Scott Phillips/NBC Sports

Malek Harris sees recruiting stock soar

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FORT WAYNE, In. — Malek Harris was merely a blip on the high-major radar before the month of April, but thanks to the April live evaluation period, he’s now one of the hottest names in the midwest for high-major programs.

The new attention from the college coaches and the media has even become a bit of a new running joke for Harris and his Illinois Wolves teammates. Mid-interview, Harris’ coach with the Illinois Wolves, Mike Mullins, yelled across the floor to Harris, “C’mon, “Hollywood,” we’re all going to bed with or without you,” which elicited a big grin from Harris as his teammates roared with laughter.

After the week Harris had on the recruiting front, there is much to smile about.

Just this week St. Louis, Creighton, Oregon State, Marquette, Kansas State and Auburn all offered Harris a scholarship to go along with previous scholarship offers from Illinois State, Miami of Ohio, DePaul and Iowa.

For Malek, all of the new attention is exciting but he’s trying to keep things in perspective.

“It’s exciting but I think one thing that our coach stresses is to handle it the right way,” Harris said of the recruiting process. “I can be happy but I can’t be satisfied and I know I have so much work to do so right now I’m worried about working and getting better and helping the team win.”

Harris, a 6-7 forward from Sandburg High School in Orland Park, Illinois, has received a lot of high-major attention despite being ranked No. 120 in the Rivals class of 2014 national rankings. Harris’ ranking is sure to go up thanks to his motor, his rebounding ability and toughness. Harris is also developing some skills to play on the wing.

“I don’t know if I really have a strength besides my motor,” Harris said. “Everyone tells me I play really hard but I don’t really notice it because coach always tells us that if we don’t play hard you shouldn’t play, so I always try to play hard and make plays for my teammates and myself. My strength is making plays and doing whats best for the team.”

While Harris isn’t sure which position suits him best at the collegiate level, he still wants to make sure he’s rebounding and playing tough.

“I could see myself as a ‘2’ or a ‘3’ but I’m going to be all over the floor and hitting the glass either way,” Harris said. “Basketball is a grinder’s sport; you’re going to get little injuries and you have to play through them. If coach is going to let me then I’m going to play.”

Scott also writes for NY2LA Sports and can be followed on Twitter @sphillipshoops

Syracuse receives mixed news on sanctions appeals

Jim Boeheim
Associated Press
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Wednesday the NCAA made its ruling on two appeals of sanctions made by Syracuse University, with the news being mixed for the men’s basketball program.

On the positive side the NCAA ruled that Syracuse will be docked two scholarships per season for the next four years, as opposed to the original ruling of three. As a result Jim Boeheim’s program only has to account for the loss of eight total scholarships, meaning that they’ll have 11 to fill in each of the next four seasons as opposed to ten.

One scholarship may not seem like a big deal, but in a sport where you only get 13 (when not dealing with sanctions) getting that grant-in-aid back really helps from a recruiting standpoint.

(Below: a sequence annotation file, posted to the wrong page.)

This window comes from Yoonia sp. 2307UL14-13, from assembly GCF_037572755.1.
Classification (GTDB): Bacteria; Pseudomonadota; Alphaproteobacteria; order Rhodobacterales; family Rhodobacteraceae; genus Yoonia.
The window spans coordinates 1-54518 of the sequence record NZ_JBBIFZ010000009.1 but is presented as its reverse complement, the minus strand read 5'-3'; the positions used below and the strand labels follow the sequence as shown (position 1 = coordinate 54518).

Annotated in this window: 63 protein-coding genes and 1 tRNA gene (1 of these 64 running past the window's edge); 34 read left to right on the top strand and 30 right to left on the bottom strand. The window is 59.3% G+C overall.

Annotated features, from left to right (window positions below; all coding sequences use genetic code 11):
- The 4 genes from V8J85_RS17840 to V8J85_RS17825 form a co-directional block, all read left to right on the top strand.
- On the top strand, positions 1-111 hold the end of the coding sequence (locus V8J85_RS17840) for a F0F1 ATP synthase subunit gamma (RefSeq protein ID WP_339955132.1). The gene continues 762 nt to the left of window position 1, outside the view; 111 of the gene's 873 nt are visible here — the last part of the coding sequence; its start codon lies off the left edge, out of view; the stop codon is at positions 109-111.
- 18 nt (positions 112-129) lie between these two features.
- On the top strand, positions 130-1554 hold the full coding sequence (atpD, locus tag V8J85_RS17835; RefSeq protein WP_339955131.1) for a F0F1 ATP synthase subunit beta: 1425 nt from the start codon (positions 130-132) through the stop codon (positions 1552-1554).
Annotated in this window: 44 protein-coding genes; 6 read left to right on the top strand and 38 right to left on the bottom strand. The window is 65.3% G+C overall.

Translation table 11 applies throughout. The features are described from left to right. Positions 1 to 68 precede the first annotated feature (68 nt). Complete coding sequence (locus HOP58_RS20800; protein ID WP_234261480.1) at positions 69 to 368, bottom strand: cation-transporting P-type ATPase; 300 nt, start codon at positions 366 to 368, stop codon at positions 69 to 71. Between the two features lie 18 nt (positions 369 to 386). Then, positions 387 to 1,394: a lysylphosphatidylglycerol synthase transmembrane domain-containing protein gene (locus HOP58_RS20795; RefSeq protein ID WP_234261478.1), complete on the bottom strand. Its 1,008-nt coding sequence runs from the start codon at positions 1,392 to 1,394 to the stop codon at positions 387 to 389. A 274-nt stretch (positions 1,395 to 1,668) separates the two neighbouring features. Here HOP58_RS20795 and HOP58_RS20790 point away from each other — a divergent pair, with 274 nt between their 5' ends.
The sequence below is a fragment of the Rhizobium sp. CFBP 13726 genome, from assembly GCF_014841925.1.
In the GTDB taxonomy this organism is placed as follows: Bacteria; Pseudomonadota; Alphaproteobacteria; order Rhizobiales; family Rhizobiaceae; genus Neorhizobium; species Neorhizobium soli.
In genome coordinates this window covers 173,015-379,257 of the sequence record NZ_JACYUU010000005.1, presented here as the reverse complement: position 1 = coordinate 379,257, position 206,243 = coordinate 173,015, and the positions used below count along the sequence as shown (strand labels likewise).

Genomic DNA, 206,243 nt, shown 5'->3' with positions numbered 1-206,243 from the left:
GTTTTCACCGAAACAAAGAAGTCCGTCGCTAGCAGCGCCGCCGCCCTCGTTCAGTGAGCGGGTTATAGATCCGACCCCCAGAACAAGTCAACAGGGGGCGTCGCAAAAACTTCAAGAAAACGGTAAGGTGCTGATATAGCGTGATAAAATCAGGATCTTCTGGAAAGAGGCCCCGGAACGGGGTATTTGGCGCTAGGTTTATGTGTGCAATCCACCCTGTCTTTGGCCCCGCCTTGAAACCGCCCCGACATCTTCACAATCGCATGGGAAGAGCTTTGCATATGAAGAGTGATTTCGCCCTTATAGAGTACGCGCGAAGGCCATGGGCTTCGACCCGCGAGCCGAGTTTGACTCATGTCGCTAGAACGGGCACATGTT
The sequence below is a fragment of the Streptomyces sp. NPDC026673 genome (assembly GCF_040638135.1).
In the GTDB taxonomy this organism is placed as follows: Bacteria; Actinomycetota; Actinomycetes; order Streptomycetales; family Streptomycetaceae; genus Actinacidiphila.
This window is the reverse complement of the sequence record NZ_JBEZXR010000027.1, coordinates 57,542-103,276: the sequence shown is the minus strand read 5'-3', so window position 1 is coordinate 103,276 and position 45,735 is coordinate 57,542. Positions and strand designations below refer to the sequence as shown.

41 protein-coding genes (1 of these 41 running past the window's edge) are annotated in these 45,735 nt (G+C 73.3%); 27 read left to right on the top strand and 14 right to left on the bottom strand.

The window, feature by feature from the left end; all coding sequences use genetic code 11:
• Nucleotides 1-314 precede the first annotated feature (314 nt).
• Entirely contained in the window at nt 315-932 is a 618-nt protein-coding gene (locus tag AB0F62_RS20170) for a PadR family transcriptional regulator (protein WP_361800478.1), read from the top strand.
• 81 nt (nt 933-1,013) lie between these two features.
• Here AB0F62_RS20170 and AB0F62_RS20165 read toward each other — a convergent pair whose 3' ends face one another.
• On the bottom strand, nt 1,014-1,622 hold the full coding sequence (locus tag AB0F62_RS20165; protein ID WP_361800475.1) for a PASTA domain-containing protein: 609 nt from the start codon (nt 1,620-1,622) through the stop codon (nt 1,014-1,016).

As for the negatives, they both concern Boeheim. Not only has there yet to be a ruling on Boeheim’s appeal of his nine-game suspension that goes into effect when ACC play begins in January (that appeal is being heard separately), but the appeal to reinstate the wins that were vacated as part of the sanctions was denied. As a result Boeheim officially has 868 wins instead of 969 (not counting today’s game against Charlotte).

And with Mike Hopkins set to take over as head coach in 2018, the denial means that college basketball will have to wait quite some time before anyone threatens to join Duke’s Mike Krzyzewski in the 1,000 wins club.

While not having the wins officially reinstated does hurt, getting a scholarship back for each of the next four seasons is a bigger deal when it comes to the long-term health of the Syracuse program. Also of great importance will be the ruling regarding Boeheim’s suspension, as a suspended coach is not allowed to have any contact with his players or coaching staff while serving the penalty.

And with the original ruling due to take up half of Syracuse’s league slate, not having Boeheim (or the chance to speak with him) is a big deal when it comes to this current team.

St. John’s forward Kassoum Yakwe cleared by NCAA

Chris Mullin
AP Photo/Rick Bowmer
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St. John’s forward Kassoum Yakwe has been cleared by the NCAA to play this season and will be eligible immediately, the school announced on Wednesday.

Yakwe is a 6-foot-8 forward that reclassified and enrolled at St. John’s this fall. He attended the same high school as Kansas forward Cheick Diallo, who was also cleared by the NCAA to play today.

St. John’s played in the Maui Invitational this week, and Yakwe did not take part. His first game with the Johnnies will be on Dec. 2nd against Fordham if the program plans to play his this season.

The question that must be asked, however, is whether or not he will suit up or simply redshirt. The Johnnies are in the midst of a serious rebuild and will be without their other elite recruit this season, Marcus Lovett. Lovett was ruled a partial qualifier. Would it make sense to burn a year of eligibility on what make amount to a wasted season, or will head coach Chris Mullin opt to save that year for down the road?